Wednesday, February 07, 2007

Once upon a time, an ideological enemy we had no diplomatic relations with, tested a nuke...

At the time, we were in a war with that country's neighbor, concerned that more people might be enslaved the ideology we didn't like.

They went on to develop a nuclear arsenal that is today relatively modest by US & Russian standards, but nonetheless far more than Iran or North Korea are likely to have any time soon.

Our president, who hated the very bad ideology, did a very odd thing. He went and made friends with them even though we were still fighting in the neighboring country.

Those who wanted us to be very afraid of the very bad ideology were sure that the country with the nukes would attack us or at least infect us with the very bad ideology.

Today, we don't worry about that country nuking or even attacking us in the near future because we owe them too much money and we buy too much of the stuff they make since they seem to have become infected with our ideology even though we haven't been infected with theirs at all.

Likewise, the neighboring country we fought in so long to convince them not to adopt the very bad ideology tried it for a while and decided they'd rather be like us.

We don't get to pick those countries leaders or have troops there, but for some reason they like us anyway.

With the other bad idea, there were countries we made friends with, countries we were a little friendly with, and one or two we shunned.

The ones we became friends with changed quickly, the ones we were a little friendly with changed a little less quickly, and the ones we shunned didn't seem to change at all.

Now some of the same people who said to be afraid of the very bad ideology want us to be afraid of a different very bad ideology and say we must fight a very long war to convince them the ideology is a very bad idea and that one of those countries may get a nuclear bomb.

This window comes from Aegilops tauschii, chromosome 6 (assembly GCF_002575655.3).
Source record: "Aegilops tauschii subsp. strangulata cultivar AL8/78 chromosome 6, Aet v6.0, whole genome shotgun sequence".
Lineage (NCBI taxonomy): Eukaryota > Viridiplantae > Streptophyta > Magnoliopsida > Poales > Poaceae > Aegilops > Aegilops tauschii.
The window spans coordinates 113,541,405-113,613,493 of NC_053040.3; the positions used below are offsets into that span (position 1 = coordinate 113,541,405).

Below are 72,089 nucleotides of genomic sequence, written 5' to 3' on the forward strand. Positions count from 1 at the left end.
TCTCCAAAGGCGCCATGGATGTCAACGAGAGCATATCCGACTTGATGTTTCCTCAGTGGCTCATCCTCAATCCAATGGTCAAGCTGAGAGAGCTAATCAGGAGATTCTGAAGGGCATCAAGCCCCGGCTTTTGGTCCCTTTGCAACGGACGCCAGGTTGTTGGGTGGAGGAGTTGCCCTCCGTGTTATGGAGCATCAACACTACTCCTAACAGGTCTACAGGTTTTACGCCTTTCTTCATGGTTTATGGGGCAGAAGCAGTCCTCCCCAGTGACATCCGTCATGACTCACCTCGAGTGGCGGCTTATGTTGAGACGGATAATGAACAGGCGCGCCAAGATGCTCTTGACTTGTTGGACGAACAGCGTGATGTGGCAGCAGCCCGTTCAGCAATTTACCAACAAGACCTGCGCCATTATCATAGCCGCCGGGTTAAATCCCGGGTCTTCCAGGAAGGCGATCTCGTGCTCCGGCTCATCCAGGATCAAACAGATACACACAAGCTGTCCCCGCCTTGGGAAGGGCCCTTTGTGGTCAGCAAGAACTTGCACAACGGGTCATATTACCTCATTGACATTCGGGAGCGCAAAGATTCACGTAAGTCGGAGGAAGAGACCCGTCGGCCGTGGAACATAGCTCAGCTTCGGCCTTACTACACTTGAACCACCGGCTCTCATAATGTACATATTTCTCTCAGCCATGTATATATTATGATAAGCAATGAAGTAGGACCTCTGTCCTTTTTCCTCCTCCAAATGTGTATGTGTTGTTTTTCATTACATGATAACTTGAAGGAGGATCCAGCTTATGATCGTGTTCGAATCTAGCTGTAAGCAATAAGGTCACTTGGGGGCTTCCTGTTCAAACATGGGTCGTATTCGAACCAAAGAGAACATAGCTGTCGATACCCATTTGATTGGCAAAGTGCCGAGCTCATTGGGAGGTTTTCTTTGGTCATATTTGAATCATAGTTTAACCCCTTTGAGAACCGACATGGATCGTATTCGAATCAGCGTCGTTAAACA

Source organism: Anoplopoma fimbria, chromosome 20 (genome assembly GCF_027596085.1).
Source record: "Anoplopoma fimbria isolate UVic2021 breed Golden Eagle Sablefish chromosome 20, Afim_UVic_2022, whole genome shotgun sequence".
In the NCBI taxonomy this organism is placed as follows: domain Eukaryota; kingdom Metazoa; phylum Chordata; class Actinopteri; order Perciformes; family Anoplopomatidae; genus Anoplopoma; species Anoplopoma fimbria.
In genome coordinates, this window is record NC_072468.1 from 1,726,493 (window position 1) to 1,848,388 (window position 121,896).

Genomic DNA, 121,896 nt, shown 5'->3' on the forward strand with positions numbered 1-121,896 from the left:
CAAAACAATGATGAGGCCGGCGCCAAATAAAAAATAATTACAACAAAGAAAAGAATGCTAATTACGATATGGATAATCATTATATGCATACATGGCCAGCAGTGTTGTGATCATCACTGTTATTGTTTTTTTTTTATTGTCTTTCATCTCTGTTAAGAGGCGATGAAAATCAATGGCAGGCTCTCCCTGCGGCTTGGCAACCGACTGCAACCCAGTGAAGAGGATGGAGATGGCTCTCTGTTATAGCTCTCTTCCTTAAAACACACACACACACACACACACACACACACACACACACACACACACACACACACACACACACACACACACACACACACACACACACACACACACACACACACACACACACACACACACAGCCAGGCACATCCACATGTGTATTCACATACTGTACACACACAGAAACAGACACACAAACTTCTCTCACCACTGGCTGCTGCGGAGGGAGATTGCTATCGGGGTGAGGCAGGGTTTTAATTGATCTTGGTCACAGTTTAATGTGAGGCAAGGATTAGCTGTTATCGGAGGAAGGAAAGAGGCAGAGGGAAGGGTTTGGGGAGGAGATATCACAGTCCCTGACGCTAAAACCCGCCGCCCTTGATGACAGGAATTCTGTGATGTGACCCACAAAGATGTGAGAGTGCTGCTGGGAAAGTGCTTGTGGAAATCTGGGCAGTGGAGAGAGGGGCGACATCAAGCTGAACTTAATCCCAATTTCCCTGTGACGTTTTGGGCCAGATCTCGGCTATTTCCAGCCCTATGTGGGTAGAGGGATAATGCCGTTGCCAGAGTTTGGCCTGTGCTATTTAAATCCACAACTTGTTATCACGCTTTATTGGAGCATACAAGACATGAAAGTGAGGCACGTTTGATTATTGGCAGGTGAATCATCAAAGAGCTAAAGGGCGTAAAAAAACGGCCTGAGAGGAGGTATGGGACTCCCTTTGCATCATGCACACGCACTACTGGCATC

Which method is likely to get the quickest results? Kill a lot of people or make friends?

Sometimes in history, making friends doesn't work so well. Hitler and Stalin probably would have taken other people's land and killed a lot of people no matter what. But those countries were roughly our equals. Today, maybe two countries in the world are our peers, and the rest are fleas on our ass militarily. They might be difficult for us to invade and occupy, but they would have absolutely no chance of invading and occupying us.

Therefore, there is little danger in making friends (except to the people who wanted to steal stuff while we were fighting and invading).

Our elected leaders like to make up very simple stories that are easy for us to understand. Why don't they tell this one more often? Maybe because it has a happy ending for us--but not for the people who matter.

public relations

1 comment:


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